Once he is excited about the fur and feathers you’re ready to do your first drag. Find a fairly open area with low cover, a mowed yard works well for this. Use a long leash or tie piece of cord to the bird, leg, or fur. Take the pup out and give him a few fun retrieves before you start to get him excited. Now tie him up to a tree or a tie-out stake where he can see you the whole way. Pick a spot where you want to start your drag, drop you hat to mark the area, and rub the drag item into the grass and surrounding area to really scent the area. From that spot, start to slowly walk in a straight line while dragging the item behind you and bounce it or zig-zag it a little to leave a strong line of scent. Pay attention to the wind when doing this because if the wind is at your back it will be a much more difficult drag for the puppy and we’re not to that point in training yet. Drag with either a cross wind or even a head wind. Walk only about 10 or 20 feet for the first drag and slowly lengthen the drags with each repetition. Once you have done your drag, leave the item at that point, and walk back to the pup while trying to not walk back across the trail you just laid. Untie you pup and take them over to the starting spot and let them smell the scent for a few moments and when it seems like he has the scent, tell him to “track” or “hunt it up” and let him go. Don’t say anything else to your dog until he finds the item. He may run right to the item and thats okay since for the first few drags we are doing we want the pup to be very successful. When he does find the item praise him and play a fun game of fetch at a reward. If your pup seems to get lost call him back to the starting point and try again. If the pup is really having trouble finding the item, help him to it and then next time make your drag distance shorter. We want lots of success at this point and for the dog to understand the game. As the pup gets better with straight drags in short cover you can start to do drags in taller cover areas and areas with more debris on the ground.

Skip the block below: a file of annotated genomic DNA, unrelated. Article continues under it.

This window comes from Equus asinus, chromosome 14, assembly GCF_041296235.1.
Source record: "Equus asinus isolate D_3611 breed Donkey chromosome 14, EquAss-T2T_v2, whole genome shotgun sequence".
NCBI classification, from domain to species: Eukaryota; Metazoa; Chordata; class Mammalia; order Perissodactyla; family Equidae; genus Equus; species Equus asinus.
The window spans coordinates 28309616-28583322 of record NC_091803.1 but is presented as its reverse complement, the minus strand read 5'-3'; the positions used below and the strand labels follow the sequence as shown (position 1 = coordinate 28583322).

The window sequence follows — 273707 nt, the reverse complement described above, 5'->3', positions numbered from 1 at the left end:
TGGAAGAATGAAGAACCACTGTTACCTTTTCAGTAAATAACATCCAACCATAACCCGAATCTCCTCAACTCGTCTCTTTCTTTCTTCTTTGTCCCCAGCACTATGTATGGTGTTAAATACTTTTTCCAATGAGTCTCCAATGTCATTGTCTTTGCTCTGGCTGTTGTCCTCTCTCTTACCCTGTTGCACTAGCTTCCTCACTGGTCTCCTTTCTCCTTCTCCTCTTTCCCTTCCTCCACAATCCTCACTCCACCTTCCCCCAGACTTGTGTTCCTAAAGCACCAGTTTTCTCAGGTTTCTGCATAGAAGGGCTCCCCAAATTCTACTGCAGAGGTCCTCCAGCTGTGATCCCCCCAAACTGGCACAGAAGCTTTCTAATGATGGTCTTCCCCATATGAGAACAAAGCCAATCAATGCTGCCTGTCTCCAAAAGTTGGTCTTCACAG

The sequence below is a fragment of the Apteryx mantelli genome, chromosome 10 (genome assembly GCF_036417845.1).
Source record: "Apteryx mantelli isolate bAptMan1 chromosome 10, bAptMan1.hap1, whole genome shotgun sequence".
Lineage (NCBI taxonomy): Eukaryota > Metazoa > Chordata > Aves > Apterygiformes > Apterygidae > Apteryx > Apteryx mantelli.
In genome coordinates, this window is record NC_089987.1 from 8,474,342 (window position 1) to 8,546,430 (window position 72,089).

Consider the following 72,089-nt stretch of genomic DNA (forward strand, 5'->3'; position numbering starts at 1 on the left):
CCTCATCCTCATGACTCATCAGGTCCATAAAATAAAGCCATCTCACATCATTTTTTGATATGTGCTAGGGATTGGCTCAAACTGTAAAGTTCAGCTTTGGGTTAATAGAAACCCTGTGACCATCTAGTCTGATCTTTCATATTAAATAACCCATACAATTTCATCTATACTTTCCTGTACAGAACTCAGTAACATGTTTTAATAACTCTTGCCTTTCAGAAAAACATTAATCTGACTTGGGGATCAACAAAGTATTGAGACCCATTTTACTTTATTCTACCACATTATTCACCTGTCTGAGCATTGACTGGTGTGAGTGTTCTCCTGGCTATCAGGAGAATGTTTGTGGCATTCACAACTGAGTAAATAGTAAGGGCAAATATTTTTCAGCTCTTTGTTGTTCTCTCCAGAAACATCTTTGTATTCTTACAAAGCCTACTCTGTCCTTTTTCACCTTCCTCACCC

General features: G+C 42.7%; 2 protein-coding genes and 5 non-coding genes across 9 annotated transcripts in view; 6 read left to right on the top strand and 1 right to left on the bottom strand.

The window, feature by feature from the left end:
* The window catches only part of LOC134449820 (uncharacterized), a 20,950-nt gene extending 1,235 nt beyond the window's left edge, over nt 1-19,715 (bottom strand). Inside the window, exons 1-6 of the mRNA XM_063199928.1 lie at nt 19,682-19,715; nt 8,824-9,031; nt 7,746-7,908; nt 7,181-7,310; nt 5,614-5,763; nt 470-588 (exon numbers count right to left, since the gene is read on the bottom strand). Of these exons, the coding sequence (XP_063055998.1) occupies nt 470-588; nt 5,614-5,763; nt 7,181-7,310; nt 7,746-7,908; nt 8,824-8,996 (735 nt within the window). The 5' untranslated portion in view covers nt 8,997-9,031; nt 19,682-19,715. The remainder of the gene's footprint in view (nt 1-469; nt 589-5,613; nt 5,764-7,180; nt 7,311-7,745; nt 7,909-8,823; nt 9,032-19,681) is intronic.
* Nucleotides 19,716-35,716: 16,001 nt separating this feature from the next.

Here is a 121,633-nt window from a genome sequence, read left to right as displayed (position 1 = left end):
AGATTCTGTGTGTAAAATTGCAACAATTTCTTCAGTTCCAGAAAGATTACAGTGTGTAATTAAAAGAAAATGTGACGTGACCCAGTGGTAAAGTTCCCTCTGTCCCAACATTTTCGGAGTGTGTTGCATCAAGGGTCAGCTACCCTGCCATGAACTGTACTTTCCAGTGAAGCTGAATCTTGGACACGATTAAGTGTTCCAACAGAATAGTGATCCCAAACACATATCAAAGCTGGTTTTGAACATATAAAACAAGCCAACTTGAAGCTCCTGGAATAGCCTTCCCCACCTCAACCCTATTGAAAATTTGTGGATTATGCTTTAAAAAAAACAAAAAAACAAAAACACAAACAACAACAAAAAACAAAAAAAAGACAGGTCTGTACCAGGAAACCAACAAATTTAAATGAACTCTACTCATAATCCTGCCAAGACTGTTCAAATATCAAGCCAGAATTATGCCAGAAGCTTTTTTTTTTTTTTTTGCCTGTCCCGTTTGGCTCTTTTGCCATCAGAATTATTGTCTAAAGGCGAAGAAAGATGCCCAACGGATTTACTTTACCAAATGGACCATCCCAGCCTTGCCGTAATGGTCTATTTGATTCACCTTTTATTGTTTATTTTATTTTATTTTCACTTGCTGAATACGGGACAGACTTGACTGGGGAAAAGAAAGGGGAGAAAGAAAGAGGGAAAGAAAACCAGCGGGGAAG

Shed Hunting: